Airport discussion to continue |

Airport discussion to continue

Runway maintanence work could be finished by end of week

Brandon Gee

Mark Rospierski of Graycor Blasting uses a high-pressure water gun to remove the stripping from the runway at the Steamboat Airport. The airport is closed this week, so work crews can seal the runways as part of normal maintenance.

— Steamboat Springs Airport is expected to remain closed through Friday for runway maintenance, although it could open sooner if no rain falls over Steamboat, airport manager Mel Baker said.

“If the weather holds, we’ll be able to open early on Wednesday,” Baker said.

The airport is closed this week for routine maintenance pavement, which requires planes usually parked at the airport be moved. That created a bit of a hassle at Yampa Valley Regional Airport in Hayden on Sunday.

“We had quite a number of general aviation aircraft who decided to move here,” said Dave Ruppel, YVRA manager. “Things got a little tight for a while.”

Ruppel said the flood of small planes from the Steamboat airport didn’t impact any commercial flights and that it “never became an overflow situation.”

“I don’t think it will be anymore of a problem,” Ruppel said.

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On Thursday, the fourth of five public meetings to discuss a master plan study for Steamboat Springs Airport will be held in Centennial Hall. The study is being conducted by Armstrong Consultants. The meeting’s location has been moved from the Transit Operations Center.

At the meeting, Armstrong Consultants will give a presentation on development alternatives for the airport. The alternatives are being evaluated on costs, environmental impacts and their ability to accommodate existing and future demand at the airport. Among the study’s previous conclusions is that existing activity levels at the airport are constrained by a lack of available hangars. Public comment will be welcome at the meeting.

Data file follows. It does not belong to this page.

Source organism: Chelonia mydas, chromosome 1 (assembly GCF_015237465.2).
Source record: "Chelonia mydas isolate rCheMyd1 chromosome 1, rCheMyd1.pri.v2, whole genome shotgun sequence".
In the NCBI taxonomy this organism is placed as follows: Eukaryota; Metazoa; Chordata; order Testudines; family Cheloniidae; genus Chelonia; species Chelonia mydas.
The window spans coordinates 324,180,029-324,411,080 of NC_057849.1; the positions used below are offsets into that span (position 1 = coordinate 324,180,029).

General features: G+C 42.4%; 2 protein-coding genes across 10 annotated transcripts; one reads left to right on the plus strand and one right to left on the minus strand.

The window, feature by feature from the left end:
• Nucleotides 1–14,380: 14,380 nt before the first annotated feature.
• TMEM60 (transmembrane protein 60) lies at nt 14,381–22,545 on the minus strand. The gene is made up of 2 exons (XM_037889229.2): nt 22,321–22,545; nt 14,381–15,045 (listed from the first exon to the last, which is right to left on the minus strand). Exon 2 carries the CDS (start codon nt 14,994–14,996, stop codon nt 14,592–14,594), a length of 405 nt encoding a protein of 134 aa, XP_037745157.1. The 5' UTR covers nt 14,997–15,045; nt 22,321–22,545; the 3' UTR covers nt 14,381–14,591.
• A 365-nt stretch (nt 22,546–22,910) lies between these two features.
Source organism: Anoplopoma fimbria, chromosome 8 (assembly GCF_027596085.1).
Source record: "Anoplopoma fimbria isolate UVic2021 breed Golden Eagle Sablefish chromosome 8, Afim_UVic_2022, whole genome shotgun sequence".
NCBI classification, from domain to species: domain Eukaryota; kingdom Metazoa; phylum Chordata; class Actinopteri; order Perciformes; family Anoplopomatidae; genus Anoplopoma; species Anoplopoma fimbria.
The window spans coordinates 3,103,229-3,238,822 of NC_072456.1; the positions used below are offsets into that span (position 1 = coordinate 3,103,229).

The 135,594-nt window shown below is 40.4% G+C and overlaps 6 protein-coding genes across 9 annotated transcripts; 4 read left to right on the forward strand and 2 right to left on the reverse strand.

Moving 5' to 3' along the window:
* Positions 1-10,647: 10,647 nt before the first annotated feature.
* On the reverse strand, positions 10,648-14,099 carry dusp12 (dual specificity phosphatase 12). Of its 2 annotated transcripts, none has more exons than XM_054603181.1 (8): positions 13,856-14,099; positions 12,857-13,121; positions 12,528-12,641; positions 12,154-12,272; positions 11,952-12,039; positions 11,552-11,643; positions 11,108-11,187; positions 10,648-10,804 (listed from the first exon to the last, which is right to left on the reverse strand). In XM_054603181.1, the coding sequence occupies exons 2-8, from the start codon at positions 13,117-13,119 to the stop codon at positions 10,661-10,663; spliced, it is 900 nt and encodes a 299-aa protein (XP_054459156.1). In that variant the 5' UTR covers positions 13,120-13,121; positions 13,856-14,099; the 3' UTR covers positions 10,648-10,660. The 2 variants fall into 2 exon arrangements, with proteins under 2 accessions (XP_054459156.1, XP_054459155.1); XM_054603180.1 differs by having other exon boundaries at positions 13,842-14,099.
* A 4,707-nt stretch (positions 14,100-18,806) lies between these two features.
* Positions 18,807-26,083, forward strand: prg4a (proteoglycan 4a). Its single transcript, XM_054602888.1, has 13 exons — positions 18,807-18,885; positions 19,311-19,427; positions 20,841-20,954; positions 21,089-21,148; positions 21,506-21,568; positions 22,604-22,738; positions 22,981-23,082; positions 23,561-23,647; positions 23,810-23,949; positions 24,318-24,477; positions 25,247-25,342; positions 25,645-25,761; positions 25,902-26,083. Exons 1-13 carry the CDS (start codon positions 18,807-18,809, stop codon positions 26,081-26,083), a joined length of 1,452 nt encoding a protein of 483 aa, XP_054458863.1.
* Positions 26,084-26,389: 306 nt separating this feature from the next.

Baker said anyone interested in the master plan study is welcome to attend the meeting.

“We’re about halfway through at this point,” Baker said. “It’s a work in progress.”

Even as the Armstrong Consultants study – at a cost of $216,000 – looks at the future use of and possible improvements to the airport, a separate $100,000 study by the Matrix Design Group is considering the development opportunities if the airport was done away with altogether.

Both studies are being overseen by a citizens steering committee. Baker said the Steamboat Springs Airport Steering Committee will go before the City Council on Aug. 7 to update it on the studies’ progress. Baker said the committee will not make formal recommendations to the council until February or March of next year, at the earliest.

Baker said the Armstrong study is exhaustive in its consideration of development alternatives at the airport, and will include some options that would never be recommended. He said everything has to be looked at so that there will be no need in the next few years to look at options that weren’t considered the first time around.

Additional information on the master plan study is available at

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